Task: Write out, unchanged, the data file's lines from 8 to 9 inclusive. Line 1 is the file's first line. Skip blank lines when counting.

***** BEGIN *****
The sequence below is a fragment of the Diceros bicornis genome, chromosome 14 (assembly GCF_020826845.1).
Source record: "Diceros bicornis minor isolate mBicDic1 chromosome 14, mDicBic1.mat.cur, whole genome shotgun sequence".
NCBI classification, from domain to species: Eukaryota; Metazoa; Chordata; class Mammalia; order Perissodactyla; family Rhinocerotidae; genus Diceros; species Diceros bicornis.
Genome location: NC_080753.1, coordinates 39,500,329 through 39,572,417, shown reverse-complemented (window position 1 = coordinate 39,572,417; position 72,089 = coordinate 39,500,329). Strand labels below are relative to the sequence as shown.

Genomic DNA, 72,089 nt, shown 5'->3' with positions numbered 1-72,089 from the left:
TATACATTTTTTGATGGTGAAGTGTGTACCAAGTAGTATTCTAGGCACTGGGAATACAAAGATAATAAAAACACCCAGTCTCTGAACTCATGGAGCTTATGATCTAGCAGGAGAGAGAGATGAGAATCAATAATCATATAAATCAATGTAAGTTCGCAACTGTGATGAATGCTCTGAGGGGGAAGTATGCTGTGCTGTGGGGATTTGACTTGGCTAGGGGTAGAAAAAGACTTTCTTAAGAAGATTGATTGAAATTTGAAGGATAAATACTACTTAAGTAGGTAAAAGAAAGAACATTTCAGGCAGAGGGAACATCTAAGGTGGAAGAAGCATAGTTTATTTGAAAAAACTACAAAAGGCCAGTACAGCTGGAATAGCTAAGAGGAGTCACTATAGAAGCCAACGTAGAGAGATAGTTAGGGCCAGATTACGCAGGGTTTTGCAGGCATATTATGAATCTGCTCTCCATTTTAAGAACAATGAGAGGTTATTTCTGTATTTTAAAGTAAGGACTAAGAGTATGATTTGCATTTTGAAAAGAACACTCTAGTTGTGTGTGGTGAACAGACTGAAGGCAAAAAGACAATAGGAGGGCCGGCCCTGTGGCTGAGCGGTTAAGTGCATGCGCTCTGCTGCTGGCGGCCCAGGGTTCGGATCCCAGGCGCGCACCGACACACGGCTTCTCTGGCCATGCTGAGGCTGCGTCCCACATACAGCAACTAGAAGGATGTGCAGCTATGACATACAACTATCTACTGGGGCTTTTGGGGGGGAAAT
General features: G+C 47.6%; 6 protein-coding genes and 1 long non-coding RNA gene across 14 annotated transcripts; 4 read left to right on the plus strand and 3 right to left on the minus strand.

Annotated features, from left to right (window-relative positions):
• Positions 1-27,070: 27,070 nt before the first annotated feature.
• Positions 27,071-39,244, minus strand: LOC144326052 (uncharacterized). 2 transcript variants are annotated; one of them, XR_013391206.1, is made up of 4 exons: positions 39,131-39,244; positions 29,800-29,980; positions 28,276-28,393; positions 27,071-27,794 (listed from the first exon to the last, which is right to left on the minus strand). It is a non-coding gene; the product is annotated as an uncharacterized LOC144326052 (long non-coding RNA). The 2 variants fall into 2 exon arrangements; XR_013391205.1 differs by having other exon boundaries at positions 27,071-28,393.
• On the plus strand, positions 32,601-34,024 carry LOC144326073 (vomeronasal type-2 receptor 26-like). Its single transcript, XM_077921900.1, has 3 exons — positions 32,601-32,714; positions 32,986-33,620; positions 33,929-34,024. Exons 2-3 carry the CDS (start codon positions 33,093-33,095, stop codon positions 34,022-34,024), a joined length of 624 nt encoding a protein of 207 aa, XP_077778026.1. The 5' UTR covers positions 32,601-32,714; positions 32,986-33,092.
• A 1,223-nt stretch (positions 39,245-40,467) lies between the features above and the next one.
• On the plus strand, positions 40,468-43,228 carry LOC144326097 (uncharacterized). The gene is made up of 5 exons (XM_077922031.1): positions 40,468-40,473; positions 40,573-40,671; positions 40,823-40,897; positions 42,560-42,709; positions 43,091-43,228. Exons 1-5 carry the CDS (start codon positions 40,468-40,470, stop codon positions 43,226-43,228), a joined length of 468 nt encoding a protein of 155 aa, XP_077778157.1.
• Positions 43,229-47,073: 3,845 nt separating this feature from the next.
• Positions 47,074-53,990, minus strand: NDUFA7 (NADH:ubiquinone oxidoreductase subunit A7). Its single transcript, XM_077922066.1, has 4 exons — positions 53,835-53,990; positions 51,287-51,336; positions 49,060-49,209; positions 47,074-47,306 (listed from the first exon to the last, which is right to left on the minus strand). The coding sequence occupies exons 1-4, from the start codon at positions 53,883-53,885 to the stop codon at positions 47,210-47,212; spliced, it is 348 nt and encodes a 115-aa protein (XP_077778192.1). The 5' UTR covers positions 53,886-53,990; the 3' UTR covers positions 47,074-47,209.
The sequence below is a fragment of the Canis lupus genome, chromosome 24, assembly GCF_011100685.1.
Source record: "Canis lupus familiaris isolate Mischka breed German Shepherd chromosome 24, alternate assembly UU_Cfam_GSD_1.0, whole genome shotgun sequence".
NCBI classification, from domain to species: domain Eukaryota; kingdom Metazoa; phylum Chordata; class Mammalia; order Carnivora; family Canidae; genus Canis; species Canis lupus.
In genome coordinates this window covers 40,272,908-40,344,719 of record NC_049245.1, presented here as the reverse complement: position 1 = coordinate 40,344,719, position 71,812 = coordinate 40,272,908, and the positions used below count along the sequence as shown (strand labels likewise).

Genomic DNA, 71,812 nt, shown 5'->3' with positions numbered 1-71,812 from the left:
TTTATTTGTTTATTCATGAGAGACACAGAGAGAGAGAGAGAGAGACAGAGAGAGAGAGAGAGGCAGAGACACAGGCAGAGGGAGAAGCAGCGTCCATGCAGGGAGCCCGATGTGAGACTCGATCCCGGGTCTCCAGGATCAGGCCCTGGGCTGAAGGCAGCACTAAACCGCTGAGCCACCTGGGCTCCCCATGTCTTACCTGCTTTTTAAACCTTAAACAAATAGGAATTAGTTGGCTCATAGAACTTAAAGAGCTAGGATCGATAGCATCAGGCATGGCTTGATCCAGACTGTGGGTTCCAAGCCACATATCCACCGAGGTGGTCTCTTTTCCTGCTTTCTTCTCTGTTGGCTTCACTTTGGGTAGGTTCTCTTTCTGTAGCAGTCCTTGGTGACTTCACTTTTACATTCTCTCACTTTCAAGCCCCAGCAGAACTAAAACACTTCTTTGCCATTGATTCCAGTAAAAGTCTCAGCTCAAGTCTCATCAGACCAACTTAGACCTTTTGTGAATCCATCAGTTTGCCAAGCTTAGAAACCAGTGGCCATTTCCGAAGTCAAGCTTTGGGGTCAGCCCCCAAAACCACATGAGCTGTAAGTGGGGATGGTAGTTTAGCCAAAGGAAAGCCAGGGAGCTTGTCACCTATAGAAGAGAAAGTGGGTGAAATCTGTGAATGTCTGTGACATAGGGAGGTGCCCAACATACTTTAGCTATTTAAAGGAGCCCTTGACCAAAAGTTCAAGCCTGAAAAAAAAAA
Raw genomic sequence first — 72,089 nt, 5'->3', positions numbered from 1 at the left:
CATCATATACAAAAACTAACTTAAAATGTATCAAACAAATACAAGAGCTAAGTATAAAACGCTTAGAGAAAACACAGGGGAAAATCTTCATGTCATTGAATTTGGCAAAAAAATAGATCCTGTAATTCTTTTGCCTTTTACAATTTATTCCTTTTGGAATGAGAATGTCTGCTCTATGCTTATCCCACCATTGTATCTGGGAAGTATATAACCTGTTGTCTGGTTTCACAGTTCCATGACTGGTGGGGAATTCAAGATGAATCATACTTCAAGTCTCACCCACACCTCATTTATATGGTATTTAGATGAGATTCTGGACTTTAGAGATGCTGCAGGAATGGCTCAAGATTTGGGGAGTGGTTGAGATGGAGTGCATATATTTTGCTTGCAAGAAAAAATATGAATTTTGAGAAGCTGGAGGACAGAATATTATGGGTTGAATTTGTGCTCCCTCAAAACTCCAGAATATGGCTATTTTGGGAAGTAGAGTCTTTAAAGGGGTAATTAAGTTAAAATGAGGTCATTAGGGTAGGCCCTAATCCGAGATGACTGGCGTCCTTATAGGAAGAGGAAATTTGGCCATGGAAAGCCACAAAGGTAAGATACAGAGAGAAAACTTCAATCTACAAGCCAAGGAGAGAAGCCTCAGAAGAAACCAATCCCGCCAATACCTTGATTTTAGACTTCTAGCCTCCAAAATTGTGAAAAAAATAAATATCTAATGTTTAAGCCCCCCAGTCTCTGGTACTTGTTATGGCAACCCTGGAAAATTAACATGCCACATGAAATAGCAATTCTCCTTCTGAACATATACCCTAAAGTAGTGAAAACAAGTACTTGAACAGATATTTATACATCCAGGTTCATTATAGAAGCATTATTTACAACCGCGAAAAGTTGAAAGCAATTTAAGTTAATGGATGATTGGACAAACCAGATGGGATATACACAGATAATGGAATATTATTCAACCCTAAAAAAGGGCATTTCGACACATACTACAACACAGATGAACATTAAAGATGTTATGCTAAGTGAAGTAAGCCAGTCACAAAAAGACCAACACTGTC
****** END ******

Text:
Annotated features, from left to right (window-relative positions):
• Positions 1-27,070: 27,070 nt before the first annotated feature.